Southern California, Hawaii and the Northwest KP regional medical groups obtained three-year grants under the EMCRO (Experimental Medical Review Organizations) project to put the traditional medical audit system into practice and find out how well it worked. It didn’t.
Northern California quality pioneers forge their own model
In Northern California, quality guru Len Rubin, MD, PhD, had taken a different path. “I think they (Northern California) were a bit smarter than us (SCPMG),” admitted Sam Sapin, MD, KP Southern California quality leader in the 1970s and 1980s.
As early as 1973, Rubin was piloting a new quality assessment method in all 13 of the Northern California KP medical centers. Rubin’s system, called Comprehensive Quality Assurance System (CQAS), had reviewers checking medical records of patients who had just been discharged from the hospital. The emphasis was on finding deficiencies in real time and auditing problem cases for questionable practices that may have contributed to bad outcomes.
“He (Rubin) really pioneered the problem-focused approach to quality of care assessment and assurance,” Sapin said. “His motto was and is, “Find out what’s wrong, not what’s right, then fix it.” Rubin published his CQAS protocol in 1975 for the American Group Practice Association.
Best to measure process or outcome?
In developing his model, Rubin was acutely aware of the difficulty of defining the relationship between process – delivery of care and drug administration – and the outcome of those treatments. Rubin argued that there are many “outcomes” in the continuum of care and many factors don’t affect the ultimate outcomes of good health, ability to return to work, or at the other end of the spectrum death or chronic illness or disability.
“As can be seen, there are endpoints here (or outcomes) relating to many departments (laboratory, record room, physician, pharmacy, patients, etc.). Often the outcome of one process is the input for another,” Rubin wrote in his 1975 CQAS publication.
“Further confusion lies in the time-dependence of outcome. The outcome may differ enormously, depending upon whether it is being measured immediately after treatment, several months after treatment, or several decades after treatment,” he continued. “Latent drug effects only now becoming known completely invalidate previous judgments that some outcomes were good in the long term. He concluded: “There is no way to measure ‘ultimate outcome.’ ”
Different schools of thought cloud issue
Sapin reported that at this time debate was raging between the “outcome” and the “process” people. “The process people say outcomes are too difficult to measure and interpret correctly; one should only compare outcomes of cases of comparable severity and one should also take into account all of the intervening variables (e.g. patient compliance, income level, lifestyle) which cannot be controlled by the provider and yet will affect the outcomes.
“On the other hand, the outcome people say don’t bother to assess process because many processes do not correlate well with outcomes and some may even lead to bad outcomes. The safety and efficacy of many of the things we do to and for patients have never been scientifically validated,” Sapin said in his 1983 presentation to the Board of Directors, “Historical Perspectives on Quality of Care.”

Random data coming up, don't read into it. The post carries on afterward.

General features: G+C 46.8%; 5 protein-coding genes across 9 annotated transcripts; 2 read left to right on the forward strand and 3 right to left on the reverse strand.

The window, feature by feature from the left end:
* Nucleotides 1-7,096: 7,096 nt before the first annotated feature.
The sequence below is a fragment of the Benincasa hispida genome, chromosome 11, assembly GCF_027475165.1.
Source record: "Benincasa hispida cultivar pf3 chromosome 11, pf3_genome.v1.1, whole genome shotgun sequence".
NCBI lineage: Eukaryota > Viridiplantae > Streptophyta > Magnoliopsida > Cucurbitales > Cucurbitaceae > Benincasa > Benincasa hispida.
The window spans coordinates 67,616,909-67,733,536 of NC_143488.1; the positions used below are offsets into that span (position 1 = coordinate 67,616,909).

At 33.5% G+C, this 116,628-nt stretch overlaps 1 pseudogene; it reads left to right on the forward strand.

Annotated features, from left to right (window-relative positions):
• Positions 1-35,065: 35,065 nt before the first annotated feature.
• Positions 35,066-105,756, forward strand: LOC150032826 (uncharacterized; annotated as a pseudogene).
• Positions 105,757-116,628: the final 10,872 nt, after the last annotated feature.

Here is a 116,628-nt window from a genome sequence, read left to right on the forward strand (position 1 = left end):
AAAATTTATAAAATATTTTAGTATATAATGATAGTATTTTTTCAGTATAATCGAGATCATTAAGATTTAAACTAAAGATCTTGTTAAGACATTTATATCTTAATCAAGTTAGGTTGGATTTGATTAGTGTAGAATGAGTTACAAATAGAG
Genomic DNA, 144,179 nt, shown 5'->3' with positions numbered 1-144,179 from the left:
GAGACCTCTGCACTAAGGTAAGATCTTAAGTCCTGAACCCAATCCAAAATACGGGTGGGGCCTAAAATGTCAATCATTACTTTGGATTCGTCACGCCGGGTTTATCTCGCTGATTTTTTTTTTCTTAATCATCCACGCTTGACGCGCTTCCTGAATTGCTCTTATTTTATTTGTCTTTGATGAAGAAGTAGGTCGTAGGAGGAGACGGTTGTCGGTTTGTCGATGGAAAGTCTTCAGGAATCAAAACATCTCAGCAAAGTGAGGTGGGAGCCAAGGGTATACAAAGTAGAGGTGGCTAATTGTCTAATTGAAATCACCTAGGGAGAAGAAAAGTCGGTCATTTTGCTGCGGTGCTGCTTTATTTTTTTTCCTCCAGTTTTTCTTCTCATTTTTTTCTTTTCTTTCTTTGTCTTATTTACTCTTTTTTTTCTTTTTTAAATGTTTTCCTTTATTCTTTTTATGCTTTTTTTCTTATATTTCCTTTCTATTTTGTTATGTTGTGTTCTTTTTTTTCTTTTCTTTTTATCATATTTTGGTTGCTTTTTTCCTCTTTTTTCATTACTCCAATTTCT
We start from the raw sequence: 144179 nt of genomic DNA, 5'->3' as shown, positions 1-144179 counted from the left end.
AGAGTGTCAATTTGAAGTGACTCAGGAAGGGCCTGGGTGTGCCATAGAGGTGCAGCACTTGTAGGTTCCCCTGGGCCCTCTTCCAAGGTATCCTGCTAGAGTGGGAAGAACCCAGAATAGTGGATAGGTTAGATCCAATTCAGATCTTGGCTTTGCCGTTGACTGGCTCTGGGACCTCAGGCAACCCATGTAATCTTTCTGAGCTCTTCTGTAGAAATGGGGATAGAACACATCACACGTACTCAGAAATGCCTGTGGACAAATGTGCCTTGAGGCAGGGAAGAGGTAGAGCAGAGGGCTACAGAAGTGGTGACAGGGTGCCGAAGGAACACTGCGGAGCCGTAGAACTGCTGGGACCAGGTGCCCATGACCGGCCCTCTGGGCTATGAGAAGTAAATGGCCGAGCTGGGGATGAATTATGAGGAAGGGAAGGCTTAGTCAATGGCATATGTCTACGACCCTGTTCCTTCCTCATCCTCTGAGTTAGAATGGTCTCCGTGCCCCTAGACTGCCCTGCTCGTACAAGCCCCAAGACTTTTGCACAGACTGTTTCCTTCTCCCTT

In 1973 as Rubin tested and refined his method, Jim Vohs, KP’s CEO, set up the KP board of directors’ Subcommittee on Correlation of Quality of Care and established a new department to focus on quality. Vohs also established the Interregional Quality Assurance Committee (IRQAC), with quality representation from all KP regions.The group came together at least once a year to compare quality notes. Giving program-wide quality a high priority, Vohs accompanied surveyors on all the committee’s facility visits in the regions.
Rubin’s system had an almost twin at the state level
Ironically, in the early 1970s the California Medical Association (CMA) and the California Hospital Association (CHA), responding to the rise of malpractice insurance rates, devised a “problem-focused” or “generic-screening-criteria” method similar to Rubin’s. Even though both agencies required the traditional medical audit for their member organizations, they decided to use a different method to identify outcomes that could become subjects of malpractice lawsuits.
The CMA-CHA method called for the review of medical records upon a patient’s discharge to identify adverse outcomes. In reviewing charts, they measured quality according to 20 standards to find problems. Examples of the screening criteria were unplanned removal of an organ, repeat of an operation during the same hospital stay and development of a heart attack after admission. CMA-CHA’s “Medical Insurance Feasibility Study” was published in 1978.
By 1980 the traditional medical audit had become a dinosaur in the world of quality assessment and assurance in favor of a problem-focused method.Review organizations move away from medical audits
In 1980 JCAH quietly abandoned the traditional medical records audit. JCAH’s new published standards required hospitals to have a documented quality assurance program but no specific audit program was mandated. Members of the federal Professional Services Review Organizations (PSROs), local agencies designated by Medicare and Medicaid to study quality of care, were also disappointed by the medical audit results and phased out the method.